Saturday, August 6, 2016

Perfect Neighbors by Sarah Pekkanen

What They Say....Bucolic Newport Cove, where spontaneous block parties occur on balmy nights and all of the streets are named for flowers, is proud of its distinction of being named one the top twenty safest neighborhoods in the US.

It’s also one of the most secret-filled.

Kellie Scott has just returned to work after a decade of being a stay-at-home mom. She’s adjusting to high heels, scrambling to cook dinner for her family after a day at the office—and soaking in the dangerous attention of a very handsome, very married male colleague. Kellie’s neighbor Susan Barrett begins every day with fresh resolutions: she won’t eat any carbs. She’ll go to bed at a reasonable hour. And she’ll stop stalking her ex-husband and his new girlfriend. Gigi Kennedy seems to have it all together—except her teenage daughter has turned into a hostile stranger and her husband is running for Congress, which means her old skeletons are in danger of being brought into the light.

Then a new family moves to this quiet, tree-lined cul-de-sac. Tessa Campbell seems friendly enough to the other mothers, if a bit reserved. Then the neighbors notice that no one is ever invited to Tessa’s house. And soon, it becomes clear Tessa is hiding the biggest secret of all.

What I Say.....Sarah Pekkanen has always been one of my favorites, but honestly, I think this was her best book yet.
I belong to a neighborhood Facebook group and some of the entries on it are strikingly similar to Newport Coves, except some of the ones on ours are even worse.  The simplest things can cause huge controversies and sometimes you get to see a side of people you really didn't want to.  Pictures of bad parking jobs are posted, if someone thinks you are driving too fast, your kids are too loud when they are playing, or your dog barks at the wrong time, watch out.  You will have a day long debate amongst people who don't even know you or what your side of the story is.  I think the post that had the most comments was one where people were debating whether people in the neighboring community had the right to use the community park, since they don't pay HOA fees.  The highlight reel was that someone suggested installing a fence where you needed ID checked to make sure you were a resident, the people from the neighboring community were called trespassers and it culminated in one older real estate agent asking the people who disagreed with him to meet him at the park to fight.  It was truly magical people watching, and it opened your eyes to the people who live next to you.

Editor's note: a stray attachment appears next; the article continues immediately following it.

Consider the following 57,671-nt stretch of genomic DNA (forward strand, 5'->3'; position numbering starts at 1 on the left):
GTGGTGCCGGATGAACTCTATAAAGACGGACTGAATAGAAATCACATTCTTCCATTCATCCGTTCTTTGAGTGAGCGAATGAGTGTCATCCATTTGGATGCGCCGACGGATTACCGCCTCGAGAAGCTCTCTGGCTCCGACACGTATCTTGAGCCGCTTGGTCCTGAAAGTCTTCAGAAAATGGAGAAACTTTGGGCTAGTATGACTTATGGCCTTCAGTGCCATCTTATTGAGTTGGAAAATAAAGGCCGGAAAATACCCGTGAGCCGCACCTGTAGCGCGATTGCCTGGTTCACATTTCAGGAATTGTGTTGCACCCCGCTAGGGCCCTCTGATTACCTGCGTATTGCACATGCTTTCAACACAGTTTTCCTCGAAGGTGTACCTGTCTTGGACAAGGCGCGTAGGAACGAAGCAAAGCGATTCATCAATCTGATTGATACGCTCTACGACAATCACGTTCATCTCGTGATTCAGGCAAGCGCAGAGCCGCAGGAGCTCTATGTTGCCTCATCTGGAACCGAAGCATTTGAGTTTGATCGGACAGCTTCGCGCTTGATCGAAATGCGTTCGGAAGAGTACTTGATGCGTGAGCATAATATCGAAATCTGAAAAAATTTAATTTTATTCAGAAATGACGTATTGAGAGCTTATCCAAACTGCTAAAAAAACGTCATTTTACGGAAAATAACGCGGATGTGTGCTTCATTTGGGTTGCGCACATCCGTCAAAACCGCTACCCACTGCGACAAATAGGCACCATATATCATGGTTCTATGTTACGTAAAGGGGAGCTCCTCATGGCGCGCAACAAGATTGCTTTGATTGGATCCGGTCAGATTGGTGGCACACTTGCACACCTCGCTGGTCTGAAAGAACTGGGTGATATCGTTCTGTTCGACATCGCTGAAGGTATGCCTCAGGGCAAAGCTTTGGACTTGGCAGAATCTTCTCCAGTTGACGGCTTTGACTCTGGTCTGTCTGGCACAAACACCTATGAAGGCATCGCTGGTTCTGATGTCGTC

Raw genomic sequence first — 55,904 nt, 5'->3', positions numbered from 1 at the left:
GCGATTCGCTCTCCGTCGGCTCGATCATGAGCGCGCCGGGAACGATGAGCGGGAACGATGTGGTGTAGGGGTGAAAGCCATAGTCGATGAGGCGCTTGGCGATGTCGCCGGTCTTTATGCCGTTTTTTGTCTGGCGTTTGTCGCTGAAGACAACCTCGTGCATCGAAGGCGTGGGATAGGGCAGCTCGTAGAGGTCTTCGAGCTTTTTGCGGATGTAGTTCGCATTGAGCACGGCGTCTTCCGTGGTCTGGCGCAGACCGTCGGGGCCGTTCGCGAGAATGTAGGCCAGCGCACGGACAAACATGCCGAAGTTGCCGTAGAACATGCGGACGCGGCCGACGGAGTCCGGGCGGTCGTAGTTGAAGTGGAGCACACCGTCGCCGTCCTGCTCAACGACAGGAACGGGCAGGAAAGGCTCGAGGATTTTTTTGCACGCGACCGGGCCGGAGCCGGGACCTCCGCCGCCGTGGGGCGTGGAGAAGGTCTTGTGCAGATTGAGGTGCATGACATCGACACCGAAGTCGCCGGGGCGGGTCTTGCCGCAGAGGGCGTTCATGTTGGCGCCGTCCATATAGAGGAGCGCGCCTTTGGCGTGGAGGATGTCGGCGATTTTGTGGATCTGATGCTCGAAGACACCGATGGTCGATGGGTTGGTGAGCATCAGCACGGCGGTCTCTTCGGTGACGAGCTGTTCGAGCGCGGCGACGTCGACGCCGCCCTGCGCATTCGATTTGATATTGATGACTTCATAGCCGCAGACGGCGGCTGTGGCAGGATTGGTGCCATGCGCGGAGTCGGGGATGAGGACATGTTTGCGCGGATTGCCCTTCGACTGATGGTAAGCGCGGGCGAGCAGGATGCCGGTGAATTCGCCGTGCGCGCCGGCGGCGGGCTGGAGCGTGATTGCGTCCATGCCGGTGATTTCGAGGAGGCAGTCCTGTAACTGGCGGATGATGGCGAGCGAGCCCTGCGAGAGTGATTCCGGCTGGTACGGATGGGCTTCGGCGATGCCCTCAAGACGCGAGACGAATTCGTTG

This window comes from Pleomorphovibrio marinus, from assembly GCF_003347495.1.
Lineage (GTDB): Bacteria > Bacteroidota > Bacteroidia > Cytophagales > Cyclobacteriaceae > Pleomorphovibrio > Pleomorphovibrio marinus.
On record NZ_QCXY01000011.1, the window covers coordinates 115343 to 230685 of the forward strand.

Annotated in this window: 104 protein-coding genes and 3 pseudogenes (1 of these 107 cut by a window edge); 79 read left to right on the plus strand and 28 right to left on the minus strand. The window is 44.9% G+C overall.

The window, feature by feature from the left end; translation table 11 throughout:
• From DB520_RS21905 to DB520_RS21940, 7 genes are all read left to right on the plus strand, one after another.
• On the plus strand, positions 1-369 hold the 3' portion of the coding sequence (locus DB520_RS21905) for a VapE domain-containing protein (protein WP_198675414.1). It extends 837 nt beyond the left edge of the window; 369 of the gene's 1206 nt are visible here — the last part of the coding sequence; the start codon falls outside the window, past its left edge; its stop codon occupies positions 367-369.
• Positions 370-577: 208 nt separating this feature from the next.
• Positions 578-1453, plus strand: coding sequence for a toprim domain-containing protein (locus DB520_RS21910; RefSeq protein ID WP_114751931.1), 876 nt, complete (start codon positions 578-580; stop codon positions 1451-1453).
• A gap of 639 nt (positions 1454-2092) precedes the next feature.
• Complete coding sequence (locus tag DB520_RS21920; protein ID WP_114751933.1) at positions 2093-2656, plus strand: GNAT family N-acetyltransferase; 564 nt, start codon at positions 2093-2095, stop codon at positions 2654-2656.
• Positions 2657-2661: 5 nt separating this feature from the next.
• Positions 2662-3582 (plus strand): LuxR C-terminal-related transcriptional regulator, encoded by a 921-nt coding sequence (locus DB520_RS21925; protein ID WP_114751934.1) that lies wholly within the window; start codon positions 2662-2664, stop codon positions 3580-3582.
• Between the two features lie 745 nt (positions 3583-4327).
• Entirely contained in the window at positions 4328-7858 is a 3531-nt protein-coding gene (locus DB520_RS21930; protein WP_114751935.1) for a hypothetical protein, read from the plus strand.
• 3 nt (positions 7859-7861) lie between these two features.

Newport Cove sounds a lot like my community.  When Tessa's family moves in, the neighborhood ladies are intrigued when she seems to be uninterested in becoming part of their neighborhood clique, but Tessa has bigger fish to fry.  She is just trying to keep her family afloat and protecting their secret.

Tessa's husband is a walking zombie after the unspoken thing happened in their old neighborhood.  So she's distracted and making herself look more suspicious by avoiding her friendly new neighbors.

Susan is still in the throes of a traumatic divorce.  She has created a great business, helping the elderly people who are living far from their children, visiting, driving to doctor's appointments, and bringing them goodies.  But as her business bloomed, her marriage faded.  Her ex-husband is happily ensconced in a house with her former friend, and Susan makes a habit out of torturing herself by parking and staring at their home.

Who amongst us hasn't had an ex where you did the drive-by?  Why?  I have no idea, because it just makes you more miserable.  But you get over it and you move on.  But Susan is having a hard time with that, made worse by the fact that her ex and his new girlfriend live in the same neighborhood and have the same friends.

Kellie's got a great husband and a loving family, but as she goes back to work, she's dallying with the idea of an affair with her hot co-worker.  Why?  Because she's bored.  

Gigi's husband wants to be a Congressman, even though she's a semi-regular pot smoker, complete with a sullen teenaged daughter.  Gigi mostly seems bemused by the whole political scene, except she worries how her kids will be impacted by the whole thing.  And when her husband's campaign manager moves into her basement, her daughter starts changing before her eyes - but for the better.  But Gigi's still worried.

So basically I could see many women I already know in these characters.  Sometimes it seems like everyone is basically living the same life, with only slightly different experiences.

This is probably one of my favorite books that I've read this summer.  

Current Goodreads Rating 3.70

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